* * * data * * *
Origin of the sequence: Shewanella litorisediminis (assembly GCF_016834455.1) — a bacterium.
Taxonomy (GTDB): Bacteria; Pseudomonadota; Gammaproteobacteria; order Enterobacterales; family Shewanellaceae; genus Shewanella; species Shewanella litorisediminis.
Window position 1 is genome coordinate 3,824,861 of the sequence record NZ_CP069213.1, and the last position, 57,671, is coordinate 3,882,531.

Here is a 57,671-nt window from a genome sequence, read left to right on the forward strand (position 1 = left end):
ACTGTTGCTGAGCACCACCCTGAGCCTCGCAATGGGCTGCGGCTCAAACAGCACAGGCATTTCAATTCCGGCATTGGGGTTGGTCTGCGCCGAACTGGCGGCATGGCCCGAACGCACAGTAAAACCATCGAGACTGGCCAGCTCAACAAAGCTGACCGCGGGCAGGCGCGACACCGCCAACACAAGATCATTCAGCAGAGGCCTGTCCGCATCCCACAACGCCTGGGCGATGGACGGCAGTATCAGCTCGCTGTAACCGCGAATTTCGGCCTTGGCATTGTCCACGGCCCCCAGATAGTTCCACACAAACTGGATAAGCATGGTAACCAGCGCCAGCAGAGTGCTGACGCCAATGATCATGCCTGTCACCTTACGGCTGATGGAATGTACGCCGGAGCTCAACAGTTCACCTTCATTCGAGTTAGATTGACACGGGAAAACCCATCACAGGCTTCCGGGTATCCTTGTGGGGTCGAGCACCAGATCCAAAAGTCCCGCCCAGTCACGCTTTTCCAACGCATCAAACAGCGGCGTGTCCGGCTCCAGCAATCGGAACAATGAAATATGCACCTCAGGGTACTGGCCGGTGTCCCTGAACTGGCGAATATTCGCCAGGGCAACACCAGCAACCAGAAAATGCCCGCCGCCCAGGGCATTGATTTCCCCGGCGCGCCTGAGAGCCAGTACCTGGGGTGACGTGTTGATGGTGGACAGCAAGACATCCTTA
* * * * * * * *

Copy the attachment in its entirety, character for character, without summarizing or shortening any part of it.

Origin of the sequence: Shewanella litorisediminis (assembly GCF_016834455.1) — a bacterium.
Taxonomy (GTDB): Bacteria; Pseudomonadota; Gammaproteobacteria; order Enterobacterales; family Shewanellaceae; genus Shewanella; species Shewanella litorisediminis.
Window position 1 is genome coordinate 3,824,861 of the sequence record NZ_CP069213.1, and the last position, 57,671, is coordinate 3,882,531.

Here is a 57,671-nt window from a genome sequence, read left to right on the forward strand (position 1 = left end):
ACTGTTGCTGAGCACCACCCTGAGCCTCGCAATGGGCTGCGGCTCAAACAGCACAGGCATTTCAATTCCGGCATTGGGGTTGGTCTGCGCCGAACTGGCGGCATGGCCCGAACGCACAGTAAAACCATCGAGACTGGCCAGCTCAACAAAGCTGACCGCGGGCAGGCGCGACACCGCCAACACAAGATCATTCAGCAGAGGCCTGTCCGCATCCCACAACGCCTGGGCGATGGACGGCAGTATCAGCTCGCTGTAACCGCGAATTTCGGCCTTGGCATTGTCCACGGCCCCCAGATAGTTCCACACAAACTGGATAAGCATGGTAACCAGCGCCAGCAGAGTGCTGACGCCAATGATCATGCCTGTCACCTTACGGCTGATGGAATGTACGCCGGAGCTCAACAGTTCACCTTCATTCGAGTTAGATTGACACGGGAAAACCCATCACAGGCTTCCGGGTATCCTTGTGGGGTCGAGCACCAGATCCAAAAGTCCCGCCCAGTCACGCTTTTCCAACGCATCAAACAGCGGCGTGTCCGGCTCCAGCAATCGGAACAATGAAATATGCACCTCAGGGTACTGGCCGGTGTCCCTGAACTGGCGAATATTCGCCAGGGCAACACCAGCAACCAGAAAATGCCCGCCGCCCAGGGCATTGATTTCCCCGGCGCGCCTGAGAGCCAGTACCTGGGGTGACGTGTTGATGGTGGACAGCAAGACATCCTTA